As more and more devices become “wired,” it seems that every profession is set to accommodate more data access. Google Glass was one example of a data interface with possible worksite applications, and Sourceable recently commented on another way that this could come to the construction industry: “smart” hard hats. This would involve putting sensors inside a worker’s helmet to address potential safety concerns.
One way this could work is by transmitting health information live from a worker to others, encouraging proper treatment and response when something bad threatens a worker. Eventually, this information could help predictive analytics foresee possible trends and work around them as well.
Dr. Rod Shepard of Laing O’Rourke said that his company’s plan for a more predictive approach to injury prevention “looks more at big data collecting information over a period of time” before working that into future plans. “It may be that we have a couple of alert scenarios over several months, but really the huge advantage can be gained long term in guiding how we do things day to day,” he added.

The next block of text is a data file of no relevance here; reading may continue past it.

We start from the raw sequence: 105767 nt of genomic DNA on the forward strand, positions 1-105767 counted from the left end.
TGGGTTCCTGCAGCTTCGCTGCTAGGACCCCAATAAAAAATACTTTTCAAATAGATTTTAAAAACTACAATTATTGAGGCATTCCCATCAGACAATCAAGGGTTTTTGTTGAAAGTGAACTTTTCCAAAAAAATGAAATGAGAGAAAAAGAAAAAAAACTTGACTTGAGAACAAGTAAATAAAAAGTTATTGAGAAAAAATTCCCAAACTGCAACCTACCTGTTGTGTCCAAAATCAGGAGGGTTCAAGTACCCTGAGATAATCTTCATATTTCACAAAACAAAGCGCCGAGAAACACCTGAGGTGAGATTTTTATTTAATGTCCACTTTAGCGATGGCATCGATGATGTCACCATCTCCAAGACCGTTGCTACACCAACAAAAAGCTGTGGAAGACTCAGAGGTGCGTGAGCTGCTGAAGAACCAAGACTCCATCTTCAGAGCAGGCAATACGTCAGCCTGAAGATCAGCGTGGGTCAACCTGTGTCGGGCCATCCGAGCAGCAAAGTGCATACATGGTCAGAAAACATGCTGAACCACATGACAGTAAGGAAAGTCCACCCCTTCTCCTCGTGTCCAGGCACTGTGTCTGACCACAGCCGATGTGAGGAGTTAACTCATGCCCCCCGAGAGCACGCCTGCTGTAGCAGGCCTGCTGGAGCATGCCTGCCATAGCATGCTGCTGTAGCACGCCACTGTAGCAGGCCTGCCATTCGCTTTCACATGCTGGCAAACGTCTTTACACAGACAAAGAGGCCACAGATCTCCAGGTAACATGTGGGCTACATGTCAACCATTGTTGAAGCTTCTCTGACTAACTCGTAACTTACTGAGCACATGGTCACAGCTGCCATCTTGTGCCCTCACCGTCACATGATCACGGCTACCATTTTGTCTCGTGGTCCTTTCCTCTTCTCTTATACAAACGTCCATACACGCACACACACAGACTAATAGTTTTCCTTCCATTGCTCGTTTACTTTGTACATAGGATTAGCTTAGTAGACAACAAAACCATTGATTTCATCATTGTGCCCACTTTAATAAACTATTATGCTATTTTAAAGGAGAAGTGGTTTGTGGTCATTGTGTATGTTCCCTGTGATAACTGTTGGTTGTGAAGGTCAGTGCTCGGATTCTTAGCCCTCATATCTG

In an article for City A.M., Alastair Sorbie of IFS examined the ways that “disruptive technology” have already entered into construction. These include digital modeling tools that can help construction efforts avoid problems and ensure a safer work site.
Sorbie does note that implementing more technology in this sector will require workers with the skills to use it, which will be especially important in attracting future employees. In this way, the issue of using tech to encourage safety touches on other important trends impacting construction, at least in the U.K.
For more about hardhats and other necessary construction safety gear, contact Texas America Safety Company. We have supplies for many different work situations and weather conditions.
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